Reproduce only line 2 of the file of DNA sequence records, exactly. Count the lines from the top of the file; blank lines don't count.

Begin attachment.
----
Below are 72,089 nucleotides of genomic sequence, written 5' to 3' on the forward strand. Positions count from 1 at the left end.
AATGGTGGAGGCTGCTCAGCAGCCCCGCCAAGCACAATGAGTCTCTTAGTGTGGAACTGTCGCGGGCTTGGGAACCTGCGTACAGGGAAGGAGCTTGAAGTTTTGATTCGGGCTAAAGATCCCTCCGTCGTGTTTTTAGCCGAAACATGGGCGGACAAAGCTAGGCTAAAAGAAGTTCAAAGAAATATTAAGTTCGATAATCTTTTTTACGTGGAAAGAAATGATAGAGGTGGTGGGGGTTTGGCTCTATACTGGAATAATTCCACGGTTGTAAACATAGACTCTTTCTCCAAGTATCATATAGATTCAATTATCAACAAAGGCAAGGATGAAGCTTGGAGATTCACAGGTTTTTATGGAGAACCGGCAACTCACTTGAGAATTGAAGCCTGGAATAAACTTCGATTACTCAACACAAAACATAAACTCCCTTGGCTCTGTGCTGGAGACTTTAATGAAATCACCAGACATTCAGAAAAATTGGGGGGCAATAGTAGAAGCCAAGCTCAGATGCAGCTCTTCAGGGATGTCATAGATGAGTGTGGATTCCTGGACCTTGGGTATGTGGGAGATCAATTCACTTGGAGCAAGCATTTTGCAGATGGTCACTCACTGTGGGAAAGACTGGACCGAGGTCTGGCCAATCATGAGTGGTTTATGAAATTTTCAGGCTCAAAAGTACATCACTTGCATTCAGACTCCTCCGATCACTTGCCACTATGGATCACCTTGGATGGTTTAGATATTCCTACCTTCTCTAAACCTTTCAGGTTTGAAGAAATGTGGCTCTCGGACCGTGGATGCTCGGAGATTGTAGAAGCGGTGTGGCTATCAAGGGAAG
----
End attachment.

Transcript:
AATGGTGGAGGCTGCTCAGCAGCCCCGCCAAGCACAATGAGTCTCTTAGTGTGGAACTGTCGCGGGCTTGGGAACCTGCGTACAGGGAAGGAGCTTGAAGTTTTGATTCGGGCTAAAGATCCCTCCGTCGTGTTTTTAGCCGAAACATGGGCGGACAAAGCTAGGCTAAAAGAAGTTCAAAGAAATATTAAGTTCGATAATCTTTTTTACGTGGAAAGAAATGATAGAGGTGGTGGGGGTTTGGCTCTATACTGGAATAATTCCACGGTTGTAAACATAGACTCTTTCTCCAAGTATCATATAGATTCAATTATCAACAAAGGCAAGGATGAAGCTTGGAGATTCACAGGTTTTTATGGAGAACCGGCAACTCACTTGAGAATTGAAGCCTGGAATAAACTTCGATTACTCAACACAAAACATAAACTCCCTTGGCTCTGTGCTGGAGACTTTAATGAAATCACCAGACATTCAGAAAAATTGGGGGGCAATAGTAGAAGCCAAGCTCAGATGCAGCTCTTCAGGGATGTCATAGATGAGTGTGGATTCCTGGACCTTGGGTATGTGGGAGATCAATTCACTTGGAGCAAGCATTTTGCAGATGGTCACTCACTGTGGGAAAGACTGGACCGAGGTCTGGCCAATCATGAGTGGTTTATGAAATTTTCAGGCTCAAAAGTACATCACTTGCATTCAGACTCCTCCGATCACTTGCCACTATGGATCACCTTGGATGGTTTAGATATTCCTACCTTCTCTAAACCTTTCAGGTTTGAAGAAATGTGGCTCTCGGACCGTGGATGCTCGGAGATTGTAGAAGCGGTGTGGCTATCAAGGGAAG